A filter like this should be installed on the return line to the reservoir, never on the suction line to the pump so it doesn't starve the pump as tayto mentioned.

A bypass around the filter is a good idea. Ideally they're built in, but you can build your own with a relief valve or check valve plumbed in around the filter. The metal mesh screens are pretty tough compared to a paper element, so you could run a relatively high bypass pressure (50 psi or more* (see below)).

A few things to consider...

Adding a small filter will cause some pressure drop. As the filter gets plugged, or when the oil is really cold (thick), this pressure drop will go up until something breaks. This may be the seals on the power steering box, the return line hose blowing off, etc, so one needs to be careful and make sure the bypass around the filter is set to a "reasonable" pressure (15 psi is common) that won't blow seals out, but isn't in bypass all the time either.

The screen filters are good for catching relatively large particles (30-50 microns and up) that prevent sudden or catastrophic issues such as pump failure, steering lockup, etc. These particles generally come in a new system from a burr, weld slag, hose cutting debris, o-ring pieces, etc. They won't help with the small/fine particles that do the long term damage that make the difference between 10 and 20 years of life. For that you need a depth type filter media like an engine oil filter uses.

The power steering system doesn't have any differential volume (cylinders extending/retracting) so contamination from dirt in the air is relatively minimal.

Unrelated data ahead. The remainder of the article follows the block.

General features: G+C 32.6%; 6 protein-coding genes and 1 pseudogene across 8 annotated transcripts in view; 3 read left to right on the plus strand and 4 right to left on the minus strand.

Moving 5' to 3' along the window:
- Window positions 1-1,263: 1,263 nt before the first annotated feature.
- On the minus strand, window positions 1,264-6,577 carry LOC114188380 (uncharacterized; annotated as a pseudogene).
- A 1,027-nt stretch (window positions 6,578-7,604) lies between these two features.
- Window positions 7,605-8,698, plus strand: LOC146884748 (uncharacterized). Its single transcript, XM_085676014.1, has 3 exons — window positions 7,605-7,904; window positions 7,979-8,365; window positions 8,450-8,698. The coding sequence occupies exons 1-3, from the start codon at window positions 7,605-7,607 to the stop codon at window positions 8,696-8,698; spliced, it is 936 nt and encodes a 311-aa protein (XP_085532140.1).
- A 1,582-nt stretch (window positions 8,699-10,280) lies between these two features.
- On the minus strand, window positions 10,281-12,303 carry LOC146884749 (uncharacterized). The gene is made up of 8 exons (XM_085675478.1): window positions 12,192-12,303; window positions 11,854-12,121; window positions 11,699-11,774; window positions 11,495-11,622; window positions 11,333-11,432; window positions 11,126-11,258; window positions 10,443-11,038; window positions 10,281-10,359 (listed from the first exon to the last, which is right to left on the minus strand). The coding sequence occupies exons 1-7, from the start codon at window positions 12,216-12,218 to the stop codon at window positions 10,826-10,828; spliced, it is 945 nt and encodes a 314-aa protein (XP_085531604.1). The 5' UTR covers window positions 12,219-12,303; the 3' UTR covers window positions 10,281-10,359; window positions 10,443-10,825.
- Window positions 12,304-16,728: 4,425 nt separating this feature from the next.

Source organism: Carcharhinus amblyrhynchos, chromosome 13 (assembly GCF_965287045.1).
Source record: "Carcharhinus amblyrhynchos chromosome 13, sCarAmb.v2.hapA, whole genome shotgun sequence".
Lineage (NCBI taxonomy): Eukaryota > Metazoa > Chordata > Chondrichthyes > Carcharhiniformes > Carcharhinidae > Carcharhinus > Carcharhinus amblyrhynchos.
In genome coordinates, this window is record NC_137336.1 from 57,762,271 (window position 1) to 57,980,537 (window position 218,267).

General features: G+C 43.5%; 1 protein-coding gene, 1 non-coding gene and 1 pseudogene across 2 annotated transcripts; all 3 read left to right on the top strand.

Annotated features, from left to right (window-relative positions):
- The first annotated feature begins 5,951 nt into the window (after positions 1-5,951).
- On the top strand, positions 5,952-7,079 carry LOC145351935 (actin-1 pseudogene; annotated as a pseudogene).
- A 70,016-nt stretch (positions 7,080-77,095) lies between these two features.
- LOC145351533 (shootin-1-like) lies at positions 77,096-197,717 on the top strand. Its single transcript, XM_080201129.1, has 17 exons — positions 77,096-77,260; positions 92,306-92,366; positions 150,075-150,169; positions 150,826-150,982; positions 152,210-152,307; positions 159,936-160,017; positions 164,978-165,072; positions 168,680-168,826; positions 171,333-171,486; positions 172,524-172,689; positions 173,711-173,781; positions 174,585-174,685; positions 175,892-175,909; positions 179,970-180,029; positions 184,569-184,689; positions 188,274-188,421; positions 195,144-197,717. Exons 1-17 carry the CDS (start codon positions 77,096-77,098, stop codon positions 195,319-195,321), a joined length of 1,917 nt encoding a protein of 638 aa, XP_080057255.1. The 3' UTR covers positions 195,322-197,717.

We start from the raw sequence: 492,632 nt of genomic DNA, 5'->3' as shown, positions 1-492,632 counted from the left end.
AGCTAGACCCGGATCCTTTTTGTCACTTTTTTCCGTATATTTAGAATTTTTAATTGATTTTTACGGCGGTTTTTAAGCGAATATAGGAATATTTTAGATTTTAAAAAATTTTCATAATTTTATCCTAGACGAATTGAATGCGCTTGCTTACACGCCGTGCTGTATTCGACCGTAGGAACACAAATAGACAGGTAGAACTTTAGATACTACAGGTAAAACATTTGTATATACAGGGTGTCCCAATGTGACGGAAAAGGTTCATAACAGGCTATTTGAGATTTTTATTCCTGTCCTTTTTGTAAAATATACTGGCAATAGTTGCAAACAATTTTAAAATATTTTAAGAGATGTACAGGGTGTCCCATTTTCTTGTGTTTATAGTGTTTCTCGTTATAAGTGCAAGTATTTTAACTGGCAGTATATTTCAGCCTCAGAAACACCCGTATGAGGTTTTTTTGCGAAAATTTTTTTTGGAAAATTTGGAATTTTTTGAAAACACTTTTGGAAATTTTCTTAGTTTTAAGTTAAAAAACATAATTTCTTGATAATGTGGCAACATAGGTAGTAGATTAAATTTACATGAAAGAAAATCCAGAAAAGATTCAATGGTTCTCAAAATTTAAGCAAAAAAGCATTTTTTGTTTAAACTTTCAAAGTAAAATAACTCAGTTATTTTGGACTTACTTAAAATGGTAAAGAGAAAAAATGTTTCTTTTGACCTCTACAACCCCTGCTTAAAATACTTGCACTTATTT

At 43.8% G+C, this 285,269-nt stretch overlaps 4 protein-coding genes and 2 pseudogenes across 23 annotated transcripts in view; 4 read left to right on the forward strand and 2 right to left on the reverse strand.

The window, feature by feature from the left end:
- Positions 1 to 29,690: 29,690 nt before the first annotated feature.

If you want to add a filter to the system - I can help you navigate the options and come up with a well engineered solution.

Practically, I'd flush it as tayto suggested and put a magnet in the reservoir to trap any fine iron/steel particles and forget about it. Maybe pull the magnet out ever year or so and see what it has collected.
 

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I prefer larger spin on/off filters in general as they provide better filtration as well as additional fluid capacity. Also has built in bypass capability ,but doubt it would ever come into play due to relatively large amount of filtration media.
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"Lee Power Steering also highly recommends the use of an inline-power-steering fluid filter. This filter is located on the return side between the steering box and the reservoir. The filter uses a typical cartridge element that screens roughly 95 percent of all dirt larger than 10 microns. A micron is equal to 0.000039-inch! This prevents debris from potentially damaging or locking up the steering box. The filter has sufficient capacity that most performance cars – even those driven daily – may need a filter change only once in their lifetime."


This filter style has pleated filter media that can be removed from the filter body. I expect that it would be much easier to inspect than previously suggested filters.
 

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You could google
magnefine power steering filter
and look at their offereings.

A car I am working on , all brand new parts , the box on the bench feels like hell.
You just know there is going to be shrapnel 😕
So it gets a filter strung on for the first while then likely removed.
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ARE STEERING SYSTEM FLUID FILTERS REALLY NECESSARY?
You may find this actual true story to be quite interesting: General Motors in the early
1970's found a number of lawsuits being initiated against GM vehicles with the Saginaw
steering systems. Of course back then, Saginaw steering components were used on 100%
of GM vehicles. Even before the internet, lawyers had a good system of communicating
with each other.
The allegation would go like this: At 2:30 in the morning, after the plaintiff left the bar
(only having had one beer), the steering "locked-up" and the car went off the road and
crashed. In many cases, by the time the lawsuit was filed the wrecked car was no longer
available for inspection. But the allegations were that very fine particles (or maybe a big